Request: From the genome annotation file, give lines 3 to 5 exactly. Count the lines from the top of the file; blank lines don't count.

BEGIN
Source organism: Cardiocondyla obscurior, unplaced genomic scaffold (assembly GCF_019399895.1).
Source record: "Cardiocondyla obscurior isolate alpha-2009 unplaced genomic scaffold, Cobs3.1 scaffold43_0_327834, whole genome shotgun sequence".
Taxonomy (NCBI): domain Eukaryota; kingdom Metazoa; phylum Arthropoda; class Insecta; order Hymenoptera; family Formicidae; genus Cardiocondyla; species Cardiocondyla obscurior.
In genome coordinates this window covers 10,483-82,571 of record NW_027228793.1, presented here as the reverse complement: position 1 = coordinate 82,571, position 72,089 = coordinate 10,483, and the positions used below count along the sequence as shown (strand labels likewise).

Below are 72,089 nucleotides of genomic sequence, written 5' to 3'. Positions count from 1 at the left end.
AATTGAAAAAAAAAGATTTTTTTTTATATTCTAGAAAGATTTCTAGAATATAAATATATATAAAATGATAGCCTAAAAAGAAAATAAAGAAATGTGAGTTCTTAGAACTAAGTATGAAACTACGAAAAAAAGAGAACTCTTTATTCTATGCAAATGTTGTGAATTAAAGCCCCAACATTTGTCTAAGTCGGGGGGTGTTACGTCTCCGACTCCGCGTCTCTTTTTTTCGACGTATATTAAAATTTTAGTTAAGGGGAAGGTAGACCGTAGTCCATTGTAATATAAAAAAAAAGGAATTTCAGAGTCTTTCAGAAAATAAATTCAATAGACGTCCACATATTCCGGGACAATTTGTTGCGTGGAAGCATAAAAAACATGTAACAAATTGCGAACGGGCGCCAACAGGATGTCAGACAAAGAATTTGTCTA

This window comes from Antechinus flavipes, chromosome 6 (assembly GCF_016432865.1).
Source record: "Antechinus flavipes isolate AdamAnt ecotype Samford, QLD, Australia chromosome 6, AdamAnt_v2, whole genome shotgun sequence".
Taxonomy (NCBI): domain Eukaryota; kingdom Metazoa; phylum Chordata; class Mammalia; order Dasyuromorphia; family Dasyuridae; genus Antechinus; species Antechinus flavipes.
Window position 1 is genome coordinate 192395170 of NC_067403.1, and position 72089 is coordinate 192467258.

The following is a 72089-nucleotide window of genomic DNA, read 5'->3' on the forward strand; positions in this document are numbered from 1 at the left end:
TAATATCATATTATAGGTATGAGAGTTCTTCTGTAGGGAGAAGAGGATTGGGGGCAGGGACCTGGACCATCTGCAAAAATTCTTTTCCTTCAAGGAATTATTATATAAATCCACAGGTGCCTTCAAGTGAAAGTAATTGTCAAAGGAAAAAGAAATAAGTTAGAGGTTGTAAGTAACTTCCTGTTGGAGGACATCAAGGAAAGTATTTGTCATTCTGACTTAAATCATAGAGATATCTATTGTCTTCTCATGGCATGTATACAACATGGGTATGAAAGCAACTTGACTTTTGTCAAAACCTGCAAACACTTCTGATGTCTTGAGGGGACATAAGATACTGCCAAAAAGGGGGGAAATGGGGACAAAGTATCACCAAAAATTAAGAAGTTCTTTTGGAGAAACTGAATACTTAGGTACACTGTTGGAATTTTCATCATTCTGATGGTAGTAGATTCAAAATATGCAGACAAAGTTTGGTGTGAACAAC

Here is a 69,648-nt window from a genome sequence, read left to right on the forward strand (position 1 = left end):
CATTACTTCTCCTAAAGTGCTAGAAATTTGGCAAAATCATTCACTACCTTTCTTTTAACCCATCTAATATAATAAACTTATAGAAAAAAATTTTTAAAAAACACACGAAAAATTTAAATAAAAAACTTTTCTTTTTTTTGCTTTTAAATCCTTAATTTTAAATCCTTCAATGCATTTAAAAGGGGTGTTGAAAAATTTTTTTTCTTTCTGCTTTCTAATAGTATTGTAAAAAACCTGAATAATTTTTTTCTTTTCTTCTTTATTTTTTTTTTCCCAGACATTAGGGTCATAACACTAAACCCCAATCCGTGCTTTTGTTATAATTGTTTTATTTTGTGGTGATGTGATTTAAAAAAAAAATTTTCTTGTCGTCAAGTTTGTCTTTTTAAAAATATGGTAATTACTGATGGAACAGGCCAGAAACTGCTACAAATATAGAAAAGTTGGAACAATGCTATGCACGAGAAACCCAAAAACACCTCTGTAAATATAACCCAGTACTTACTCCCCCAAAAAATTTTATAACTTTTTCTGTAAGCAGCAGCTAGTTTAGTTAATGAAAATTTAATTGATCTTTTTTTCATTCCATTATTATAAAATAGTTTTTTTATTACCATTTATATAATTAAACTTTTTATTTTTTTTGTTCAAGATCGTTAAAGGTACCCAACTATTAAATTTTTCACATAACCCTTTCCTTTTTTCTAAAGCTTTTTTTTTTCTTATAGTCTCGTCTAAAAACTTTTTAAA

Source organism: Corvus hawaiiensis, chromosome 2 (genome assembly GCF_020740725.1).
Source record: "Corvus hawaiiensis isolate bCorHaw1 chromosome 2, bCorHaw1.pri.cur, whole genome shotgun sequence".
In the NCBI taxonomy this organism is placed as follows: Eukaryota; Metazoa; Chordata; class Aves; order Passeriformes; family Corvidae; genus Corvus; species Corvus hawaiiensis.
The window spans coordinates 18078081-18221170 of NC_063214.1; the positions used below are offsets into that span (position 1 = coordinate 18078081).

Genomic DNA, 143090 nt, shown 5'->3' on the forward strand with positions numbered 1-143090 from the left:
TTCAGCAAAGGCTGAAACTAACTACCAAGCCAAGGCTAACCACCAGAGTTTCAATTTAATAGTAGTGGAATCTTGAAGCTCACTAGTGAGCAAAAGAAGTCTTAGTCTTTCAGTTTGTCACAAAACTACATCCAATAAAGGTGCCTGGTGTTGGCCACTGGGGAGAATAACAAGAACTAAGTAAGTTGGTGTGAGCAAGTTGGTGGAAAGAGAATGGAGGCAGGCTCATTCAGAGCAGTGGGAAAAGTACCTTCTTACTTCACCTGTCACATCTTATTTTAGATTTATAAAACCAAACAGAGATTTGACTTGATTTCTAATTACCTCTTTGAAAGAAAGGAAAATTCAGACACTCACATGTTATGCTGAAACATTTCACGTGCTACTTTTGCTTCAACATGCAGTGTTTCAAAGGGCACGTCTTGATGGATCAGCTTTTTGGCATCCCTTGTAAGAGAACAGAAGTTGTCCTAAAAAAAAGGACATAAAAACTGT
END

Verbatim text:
Taxonomy (NCBI): domain Eukaryota; kingdom Metazoa; phylum Arthropoda; class Insecta; order Hymenoptera; family Formicidae; genus Cardiocondyla; species Cardiocondyla obscurior.
In genome coordinates this window covers 10,483-82,571 of record NW_027228793.1, presented here as the reverse complement: position 1 = coordinate 82,571, position 72,089 = coordinate 10,483, and the positions used below count along the sequence as shown (strand labels likewise).

Below are 72,089 nucleotides of genomic sequence, written 5' to 3'. Positions count from 1 at the left end.